Returning to a Waterfall in Mid-Cascade


Lagging with a quarter tank on the Taconic, I scroll back to an archive of music bereft of life—indie and alternative music confined to its inception. Still, nostalgia (even under false pretenses) thaws the distinctions between the seasons. A couple of songs in, an exiled piece crescendos. It recoils against my expectations, voiding the present. 

I return to winter.

The curled points of leaves are frozen in time, dulling the frozen earth and wetting the soles. In snow boots three sizes too big, I am leaving footprints that aren’t necessarily mine. I ball my toes to hold myself to the ground. The cold is numbing my lower calves. Maybe if I had worn longer socks, I could close my eyes and evade the melting of time. 

Out of all the frozen waterfalls in Upstate New York, the one in Sloan Gorge Preserve is the least intimidating and the least impressive. In the winter, there is no bubbling plunge—it staccatos into thick canine teeth. Yet, the falls are sizable enough to stagger onto jutted rocks to peer into pitted caverns fit only for quibbling chipmunks. With mittens saturated by the cold, I could wrap my arms against the fall’s horizontal width, frozen in mid-cascade. 

It is no match for Kaaterskill, the deep plummeting falls, each level marked by the sediment of red clay. In the winter, Kaaterskill is a tower of ice, its hazards heightened by the sleeping season. Compared to its less far-reaching and less intense cousin, the falls in the Sloan Gorge Preserve, it is a lake to a rain puddle. Regardless, I love the miniature falls, their humbleness, and natural procedures. I could scale it with my body and attempt to warm it into spring against my winter coat. 

In warmer seasons, falling waters bubble through, overlapping in its busyness. In the winter, it idles perpetually, evading day and night. I loiter in between thick trunked pine trees, its leaning branches heavy with snow. I trek through the trail, kicking up bits of slush. I imagine it is quiet, the birds nestled away in the cavities of trees. All other trampling and twitching-eared creatures coil in hibernation. Rounded in my ears is Patrick Watson’s “Lighthouse.” I shrink myself to fit into the crevices between the minutes. If music is a place to hide, then I could tuck myself in between the layers. Each piece takes its time to reach its crescendo; its gradual buildup just as essential as its apex. The dynamic is shared as its affinities swirl.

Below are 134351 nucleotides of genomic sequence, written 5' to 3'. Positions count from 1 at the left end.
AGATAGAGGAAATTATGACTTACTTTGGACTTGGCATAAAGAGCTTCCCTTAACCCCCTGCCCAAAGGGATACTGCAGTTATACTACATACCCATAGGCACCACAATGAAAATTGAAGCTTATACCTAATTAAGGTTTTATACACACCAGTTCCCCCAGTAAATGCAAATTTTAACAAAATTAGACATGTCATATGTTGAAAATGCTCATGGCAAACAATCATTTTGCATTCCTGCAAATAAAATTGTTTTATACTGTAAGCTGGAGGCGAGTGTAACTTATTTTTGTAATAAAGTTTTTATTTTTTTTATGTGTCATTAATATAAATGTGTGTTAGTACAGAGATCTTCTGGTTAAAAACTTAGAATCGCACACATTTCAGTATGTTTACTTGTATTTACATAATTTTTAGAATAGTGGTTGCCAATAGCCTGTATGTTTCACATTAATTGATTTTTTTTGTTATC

At dusk, the snow has greyed from the overcast. The trees are swathed with shadows. Among them, there is a wendigo, its skin thick against the cold. The quiet is unsettling. I think of losing my way, huddling at the husk of a tree, my chest palpitating as snow slumps off burdened branches. I imagine, if I were small enough, I could curl in the hollowed crevices behind the frozen falls, invisible from the possibilities. 

I follow the marked trails, fixing my poor eyesight on fading blue tags. My nose raw, my mouth dry, and my ears are buzzing with the major-key polyphony of “Sit Down Beside Me.” When I make it to the parking lot, nothing is visible except the moon curved lazily in the sky. In the car, I rotate my fingers against the grated mouth of the heater, my knuckles bump against its shifting tongue. I look dangerously for the hollow path obscured by night. I lock my doors for good measure. Despite the reclusiveness and lingering fears, semblance is intact. Watson is still in my ears, I am infatuated with his textured melodies, the pretty lyrics. I cannot fully explain it; only that I am cold, and the music is good. Perhaps, Watson’s music resists explanation. I can only describe his music with the tangible—the snow and ice. I am unable, or maybe I refuse to pin down the abstract qualities of his music with language. Instead, Watson’s music calls upon its listeners, like a visitation only real when followed.

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